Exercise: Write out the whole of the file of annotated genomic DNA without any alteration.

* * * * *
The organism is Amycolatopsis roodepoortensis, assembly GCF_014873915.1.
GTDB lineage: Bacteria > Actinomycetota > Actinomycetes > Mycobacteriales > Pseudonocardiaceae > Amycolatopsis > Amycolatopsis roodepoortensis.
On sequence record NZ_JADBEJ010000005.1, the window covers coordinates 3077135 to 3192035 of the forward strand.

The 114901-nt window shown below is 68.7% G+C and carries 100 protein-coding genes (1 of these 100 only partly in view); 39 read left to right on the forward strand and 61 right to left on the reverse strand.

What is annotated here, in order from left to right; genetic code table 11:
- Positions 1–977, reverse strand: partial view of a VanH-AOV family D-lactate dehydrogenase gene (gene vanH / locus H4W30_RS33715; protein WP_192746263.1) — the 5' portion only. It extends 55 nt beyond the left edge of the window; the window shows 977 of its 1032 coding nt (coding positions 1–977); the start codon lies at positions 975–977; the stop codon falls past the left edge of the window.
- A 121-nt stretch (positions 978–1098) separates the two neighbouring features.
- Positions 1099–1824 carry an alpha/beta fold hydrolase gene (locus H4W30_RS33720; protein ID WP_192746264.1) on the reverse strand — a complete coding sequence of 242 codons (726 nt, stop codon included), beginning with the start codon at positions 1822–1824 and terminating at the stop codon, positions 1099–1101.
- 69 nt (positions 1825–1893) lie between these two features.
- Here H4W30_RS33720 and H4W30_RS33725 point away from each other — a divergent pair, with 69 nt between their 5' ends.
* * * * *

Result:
The organism is Amycolatopsis roodepoortensis, assembly GCF_014873915.1.
GTDB lineage: Bacteria > Actinomycetota > Actinomycetes > Mycobacteriales > Pseudonocardiaceae > Amycolatopsis > Amycolatopsis roodepoortensis.
On sequence record NZ_JADBEJ010000005.1, the window covers coordinates 3077135 to 3192035 of the forward strand.

The 114901-nt window shown below is 68.7% G+C and carries 100 protein-coding genes (1 of these 100 only partly in view); 39 read left to right on the forward strand and 61 right to left on the reverse strand.

What is annotated here, in order from left to right; genetic code table 11:
- Positions 1–977, reverse strand: partial view of a VanH-AOV family D-lactate dehydrogenase gene (gene vanH / locus H4W30_RS33715; protein WP_192746263.1) — the 5' portion only. It extends 55 nt beyond the left edge of the window; the window shows 977 of its 1032 coding nt (coding positions 1–977); the start codon lies at positions 975–977; the stop codon falls past the left edge of the window.
- A 121-nt stretch (positions 978–1098) separates the two neighbouring features.
- Positions 1099–1824 carry an alpha/beta fold hydrolase gene (locus H4W30_RS33720; protein ID WP_192746264.1) on the reverse strand — a complete coding sequence of 242 codons (726 nt, stop codon included), beginning with the start codon at positions 1822–1824 and terminating at the stop codon, positions 1099–1101.
- 69 nt (positions 1825–1893) lie between these two features.
- Here H4W30_RS33720 and H4W30_RS33725 point away from each other — a divergent pair, with 69 nt between their 5' ends.